Parul Sehgal, The New York Times Book Review, Sept. 16
Rehan Tabassum is in a bad way. Although, strictly speaking, the trouble isn’t of his making. He’s just got that kind of family — prone to falling in love with the servants, scheming against one another, messing with the wrong fundamentalist and leaving sensitive home videos lying about. The Tabassums, owners of a telecommunications empire in Pakistan, are a brutal, blundering clan grown crooked and strange after years of bending to the will of their autocratic patriarch. Their methods are medieval, but they’re punished for their excesses and brutality in distinctly modern ways: they’re blackmailed via text messages and pilloried in the comments of Internet articles.
“Noon” is Aatish Taseer’s third book in three years. Here, as in his memoir, “Stranger to History,” and his first novel, “The Temple-Goers,” he mines his own life to reflect on his preoccupations: patrimony, social stratification, the rise of India, the devolution of Pakistan. Taseer gives his protagonist, Rehan, the contours of his own life — the accomplished Indian Sikh mother and estranged Pakistani Muslim father, the Delhi childhood and American education, the writerly ambitions and frustration with Islam. It’s an austere, straightforward story that sets personal corruption and familial betrayals against a background of political violence, something the author knows intimately. Taseer’s father was Salman Taseer, the governor of Pakistan’s Punjab Province, assassinated in January of this year by his own bodyguard.
The book begins in Delhi in the late 1980s. The product of a brief affair, Rehan grows up fatherless, but he’s not unduly bothered by this since he’s cosseted by his grandmother and mother. These early scenes are competent if bloodless. The plot gets juicier once Rehan is older, attending college in Massachusetts but receiving his real education when he periodically returns home to the subcontinent. On one such occasion, Rehan, who has hitherto “not considered it important to think hard about India,” gets a crash course in Delhi’s class war when his house is burgled. It’s clearly an inside job, and Rehan must preside over the police interrogation of his servants. It’s the Milgram experiment meets Orwell’s “Shooting an Elephant,” a fine, morally messy vignette that forces Rehan to acknowledge his power.
Later, he travels to Pakistan to visit his father and half siblings, and it’s in the airy, scary seaside town of Port bin Qasim that the book opens up and breathes. Taseer allows his characters to expatiate on family and faith, sex and politics — and it’s a ripe moment for philosophy. The “fundoos” (fundamentalists) have found their next target, linguistic purity, and are merrily attacking English storefront signs and immolating themselves in the streets if they discover their own names have Sanskrit roots. Things prove equally bizarre on the family front. Rehan’s half brother, the polymorphously perverse Isphandiyar, hopscotches from one scandal to the next: he has just ended an affair with his father’s former girlfriend and is now being blackmailed over a sex tape in what appears to be an other inside job.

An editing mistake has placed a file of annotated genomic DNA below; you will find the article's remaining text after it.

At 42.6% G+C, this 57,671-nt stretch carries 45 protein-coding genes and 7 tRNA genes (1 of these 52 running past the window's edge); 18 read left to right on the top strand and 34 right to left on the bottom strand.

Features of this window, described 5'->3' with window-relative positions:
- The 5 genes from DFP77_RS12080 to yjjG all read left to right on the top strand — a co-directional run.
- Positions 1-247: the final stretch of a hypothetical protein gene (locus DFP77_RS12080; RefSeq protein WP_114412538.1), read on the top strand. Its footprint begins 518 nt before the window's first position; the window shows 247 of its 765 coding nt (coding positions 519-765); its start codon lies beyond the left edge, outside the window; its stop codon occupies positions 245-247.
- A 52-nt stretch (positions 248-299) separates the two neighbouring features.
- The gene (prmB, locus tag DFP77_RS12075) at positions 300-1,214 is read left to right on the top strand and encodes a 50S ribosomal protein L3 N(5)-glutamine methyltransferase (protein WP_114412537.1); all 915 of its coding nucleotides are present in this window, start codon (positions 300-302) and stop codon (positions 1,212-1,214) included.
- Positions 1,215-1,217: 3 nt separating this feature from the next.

Taseer is a writer of great potential who excels at building absorbing moral tangles, and he renders well the divisions within contemporary Pakistani society, in which the elite regard the extremists with a mixture of embarrassment and terror. Why then does Taseer make so many amateurish mistakes, with long passages of exposition delivered through dialogue and prose sullied by infelicities? With such laziness of language comes, inevitably, imprecision of thought. (We’re treated to cryptic aphorisms like “To be morally superior in India was to feel physically weak and insecure.”) At times, “Noon” reads like sociology masquerading as literature.
The characters themselves are concepts intended to embody specific social phenomena: the Sexually Repressed Zealot, the Technocrat, the Obsequious Servant, the Predacious and Westernized Upper-Class Woman. Taseer never complicates or subverts these broad types; they’re kept static, struck against one another like flint and steel to illuminate the conflicts between rich and poor, East and West, tradition and modernity. These characters-as-concepts descend with dismaying frequency into ugly stereotype (gay characters in particular do not fare well) or remain so undeveloped that empathy is impossible.
Not even Rehan emerges clearly. He’s mainly a cipher whose naïveté allows savvier characters (and, by extension, Taseer) to deliver uninterrupted monologues on, say, What Ails Pakistan. He’s so hazy, it’s difficult even to pin him down as a reliable or unreliable narrator. Before describing the book’s grisly climax, he warns us that “the material is strange and distressing, and the tale without moral, unless you consider looking and recording with a sympathetic eye as moral enough.” But later we realize that Rehan was instrumental in this “strange and distressing” story. Wasn’t he aware of his role? How much is he telling? This sort of speculation, ordinarily so pleasurable and profitable, feels useless in the case of “Noon” because Rehan is so faintly, haphazardly drawn.
Taseer clearly wants “Noon” to be a grand narrative, to deal in portentous themes — and it does. Even at its most artless, it asks difficult questions: What does it mean to be rich in a poor country? Or to possess power that you don’t want? Why have the “educated classes” in India and Pakistan abdicated their social responsibilities? And (as illustrated by the rise and fall of the Tabassums), what does it mean for a family or a nation to be taught that treachery, not charity, begins at home?
Parul Sehgal is a senior editor at Publishers Weekly and the 2010 recipient of the Nona Balakian Citation for Excellence in Reviewing from the National Book Critics Circle.